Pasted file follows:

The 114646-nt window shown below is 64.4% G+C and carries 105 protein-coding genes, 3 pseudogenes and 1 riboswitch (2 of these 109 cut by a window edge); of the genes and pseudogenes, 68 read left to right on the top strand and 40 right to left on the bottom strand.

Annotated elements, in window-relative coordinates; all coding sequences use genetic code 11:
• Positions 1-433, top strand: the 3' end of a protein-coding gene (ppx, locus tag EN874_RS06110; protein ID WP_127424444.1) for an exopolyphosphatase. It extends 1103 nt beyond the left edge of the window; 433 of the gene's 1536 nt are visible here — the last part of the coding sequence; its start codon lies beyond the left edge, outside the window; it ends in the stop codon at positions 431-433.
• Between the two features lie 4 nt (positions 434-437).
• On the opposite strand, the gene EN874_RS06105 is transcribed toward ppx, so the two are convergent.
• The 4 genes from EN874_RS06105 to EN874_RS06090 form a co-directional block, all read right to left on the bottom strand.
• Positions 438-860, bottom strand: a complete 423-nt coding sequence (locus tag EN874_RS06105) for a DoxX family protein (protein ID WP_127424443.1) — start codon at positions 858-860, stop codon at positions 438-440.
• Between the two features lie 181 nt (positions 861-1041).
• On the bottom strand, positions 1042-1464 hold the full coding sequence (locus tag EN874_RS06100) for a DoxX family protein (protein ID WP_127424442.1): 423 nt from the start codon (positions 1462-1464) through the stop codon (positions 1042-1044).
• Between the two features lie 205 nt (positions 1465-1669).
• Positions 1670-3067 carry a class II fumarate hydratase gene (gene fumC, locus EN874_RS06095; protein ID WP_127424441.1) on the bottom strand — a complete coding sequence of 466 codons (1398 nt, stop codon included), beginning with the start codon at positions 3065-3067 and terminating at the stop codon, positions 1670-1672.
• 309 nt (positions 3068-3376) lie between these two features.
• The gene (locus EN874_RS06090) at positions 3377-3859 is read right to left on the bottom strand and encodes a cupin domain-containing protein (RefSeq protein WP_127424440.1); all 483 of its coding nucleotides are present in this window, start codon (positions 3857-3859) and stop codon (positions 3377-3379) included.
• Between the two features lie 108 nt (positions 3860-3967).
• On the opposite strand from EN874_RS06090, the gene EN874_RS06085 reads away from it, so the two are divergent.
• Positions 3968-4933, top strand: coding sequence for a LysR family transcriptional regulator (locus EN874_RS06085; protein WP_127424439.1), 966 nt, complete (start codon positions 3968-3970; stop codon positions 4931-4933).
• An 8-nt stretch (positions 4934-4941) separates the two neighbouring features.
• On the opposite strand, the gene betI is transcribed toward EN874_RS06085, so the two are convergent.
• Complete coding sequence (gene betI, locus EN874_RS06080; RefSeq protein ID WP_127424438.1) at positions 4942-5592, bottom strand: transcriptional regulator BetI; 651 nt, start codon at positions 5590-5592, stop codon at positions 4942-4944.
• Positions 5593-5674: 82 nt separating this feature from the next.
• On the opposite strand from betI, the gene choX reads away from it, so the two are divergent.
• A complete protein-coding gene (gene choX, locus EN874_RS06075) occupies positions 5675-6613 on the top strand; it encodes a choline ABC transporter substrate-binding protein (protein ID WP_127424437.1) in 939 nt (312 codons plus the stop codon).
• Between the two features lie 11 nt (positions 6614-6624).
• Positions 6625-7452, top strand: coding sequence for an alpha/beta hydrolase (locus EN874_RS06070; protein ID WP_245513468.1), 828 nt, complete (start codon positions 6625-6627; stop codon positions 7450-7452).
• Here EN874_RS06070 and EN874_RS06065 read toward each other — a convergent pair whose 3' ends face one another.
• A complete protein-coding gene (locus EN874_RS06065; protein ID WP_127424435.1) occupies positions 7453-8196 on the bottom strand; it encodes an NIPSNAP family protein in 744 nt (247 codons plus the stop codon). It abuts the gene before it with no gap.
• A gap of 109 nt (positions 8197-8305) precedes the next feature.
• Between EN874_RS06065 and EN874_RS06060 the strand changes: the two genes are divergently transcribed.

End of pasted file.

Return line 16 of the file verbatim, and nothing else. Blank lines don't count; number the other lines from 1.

• Positions 3968-4933, top strand: coding sequence for a LysR family transcriptional regulator (locus EN874_RS06085; protein WP_127424439.1), 966 nt, complete (start codon positions 3968-3970; stop codon positions 4931-4933).